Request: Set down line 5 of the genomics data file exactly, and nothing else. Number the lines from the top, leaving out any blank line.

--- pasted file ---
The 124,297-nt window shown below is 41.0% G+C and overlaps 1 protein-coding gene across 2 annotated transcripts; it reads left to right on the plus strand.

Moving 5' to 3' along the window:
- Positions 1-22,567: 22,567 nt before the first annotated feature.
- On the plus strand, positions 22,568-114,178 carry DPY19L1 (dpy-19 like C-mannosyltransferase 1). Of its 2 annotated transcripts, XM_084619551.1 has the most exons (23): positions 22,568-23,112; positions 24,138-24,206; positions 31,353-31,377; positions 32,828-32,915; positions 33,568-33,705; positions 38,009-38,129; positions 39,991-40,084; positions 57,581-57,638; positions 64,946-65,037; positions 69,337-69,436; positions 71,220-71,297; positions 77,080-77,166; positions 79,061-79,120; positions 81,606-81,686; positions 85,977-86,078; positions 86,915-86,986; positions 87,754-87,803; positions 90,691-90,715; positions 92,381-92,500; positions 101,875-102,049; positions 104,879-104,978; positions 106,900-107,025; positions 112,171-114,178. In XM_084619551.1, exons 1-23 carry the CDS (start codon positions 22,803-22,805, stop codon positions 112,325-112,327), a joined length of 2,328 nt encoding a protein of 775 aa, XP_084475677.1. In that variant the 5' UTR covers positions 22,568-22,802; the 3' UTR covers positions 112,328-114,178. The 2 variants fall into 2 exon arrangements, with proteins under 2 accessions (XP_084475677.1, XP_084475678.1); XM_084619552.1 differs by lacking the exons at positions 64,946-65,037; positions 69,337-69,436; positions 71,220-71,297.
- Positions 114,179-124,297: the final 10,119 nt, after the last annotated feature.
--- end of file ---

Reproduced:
- Positions 114,179-124,297: the final 10,119 nt, after the last annotated feature.